Money Coach Suggests a Check-up for Your Checkbook

Money Coach Alvin Hall recommends a yearly check-up on your financial health. He says spring is a good time to get real with your bank balance.

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MARTIN: We want to turn now to more personal matters. Tell Me More is turning one this week, and as we mark this milestone, we thought it would be a good time for a checkup. A financial check up, that is. Who better to do that, than our money coach Alvin Hall, who is actually here with me in our studio in Washington. Welcome.

Mr. ALVIN HALL (Money Coach): Thank you, I am very glad to be here today.

MARTIN: So what should people be doing for? You know, we all about the concept of an annual physical. Should people have a financial physical once a year?

Mr. HALL: Absolutely. Typically, I would recommend that people do this in September. But what better time, if you don't do it in September, than to do it in the spring? A sort of spring cleaning of your finances and there are two key words I want people to keep in mind. Plan and prioritize. We all know that the summer is coming up. We all know the sales are gonna be there. Kids are wanting to go on vacation. They will be out of school. Now it is time to sit time and think, what are the long term things that I need to buy for the house, could it be a car, an appliance? The children are going to be out of school. What will they be doing? What activities do I need to budget for now? Are we taking a family holiday this summer? How am I going to pay for that? Plan and prioritize and you can make your summer a lot easier.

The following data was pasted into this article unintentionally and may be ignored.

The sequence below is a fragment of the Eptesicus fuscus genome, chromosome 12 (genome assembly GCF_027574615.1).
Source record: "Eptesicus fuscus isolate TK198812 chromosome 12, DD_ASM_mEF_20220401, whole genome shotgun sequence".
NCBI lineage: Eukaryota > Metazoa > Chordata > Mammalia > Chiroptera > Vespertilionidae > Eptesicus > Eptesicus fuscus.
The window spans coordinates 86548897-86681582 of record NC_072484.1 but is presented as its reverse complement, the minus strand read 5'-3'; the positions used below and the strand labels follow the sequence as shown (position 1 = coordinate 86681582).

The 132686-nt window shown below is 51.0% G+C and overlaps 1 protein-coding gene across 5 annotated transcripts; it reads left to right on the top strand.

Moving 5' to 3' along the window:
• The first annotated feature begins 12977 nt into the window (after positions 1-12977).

MARTIN: When you say, that you generally say this should happen in September. Why September?

Mr. HALL: Uh, December. I may have said - I meant December. At the end of the year. I would say it is good to do it at the end of the year because that is when you are really looking back over your finances. One of the things I encourage people to do, Michel, is to write a personal annual report. Look back over your life for the past 12 months to see what you have done well and what you have done badly. And therefore, you can start putting into place some corrective activities. Also, spring is a good time, especially given the financial condition now in the world, to look at your finances. If you are in too much debt, come with the plan to start paying down that debt. If you have a 401K plan or if you have a retirement plan, it's time to sit down and maybe rebalance that. Become a little bit more conservative as we go through this period of uncertain economics.

MARTIN: And a lot of people will have just gotten kind of their first quarterly statements.

Mr. HALL: Like me.

MARTIN: And opening them and not happy with that they are seeing. What kinds of documents should you gather for this annual financial check up?